The outside temperature showed -9 degree centigrade. I don’t believe I have been in a place this cold this long. But like this morning, I really don’t have the time to let my brain register the cold! All my senses are just happy to focus on the visually stimuting sceneries around me!

Before this I have been thinking if all that time spent flying was worth it! Today I know I'd do it again when I get the chance and the money to do it!

Due to the thick snow, no buses were operating today. Instead we had the choice of walking up to the castle or take a slow ride in the horse-driven carts that ply up and down the hills to almost 200 meters close to the Castle’s entrance.

We went for the horses. Always wanting to see as much as I can possibly see, I chosed to sit at the front just behind the horses. We were joined by several Japanese tourists. I tried having some small conversations with the lady next to me but she didn’t speak any English. She smiled a lot though and I smiled back a lot at her too!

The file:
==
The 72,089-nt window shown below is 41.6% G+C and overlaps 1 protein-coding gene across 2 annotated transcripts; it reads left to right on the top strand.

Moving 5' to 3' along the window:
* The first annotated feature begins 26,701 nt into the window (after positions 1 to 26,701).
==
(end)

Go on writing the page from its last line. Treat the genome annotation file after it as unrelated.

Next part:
We must have sat in the freezing air for another 20 minutes. Normally I wouId be moaning about the cold by now but I remember not saying anything. I was just busy admiring the old Hunter's Lodge which is now transformed into a boutique accommodation and the beautiful Hohenschwangau Castle which sat like a big life-size portrait perched on top of the hill a few meters above the village!

There is something in the air and it isn’t the coldness or harshness of nature. But I was quite happy once the old man decided it was time to go! Cameras came out and I started to hear a lot of ooohhhhss and aahhhsss interrupted with sudden burst of laughter and shrieking from the four of us in the front seat! The horses decided it was time to let out gas...and man did it smell! This happened at least 4 or 5 times for the whole 15 or so minutes journey up the mountain. At one time, I asked the gentleman, in kindred spirit, had he fed his horses with sauerkrat last night? Both him and Marven let out a crisp chuckle!

Then after the horse ride there is an easy 200 meter or so walk/climb to the entrance of the Castle. We took our time as this offers one of the best angle to take a snap of the castle. To our left and below, and I must say just as beautiful, lies the valley of Schwangau which was totally covered in shimmering white! I tried to envision what it would be like to look down into the valley when the fields are green and the flowers in bloom and I know I would still feel mesmerised just as I am now!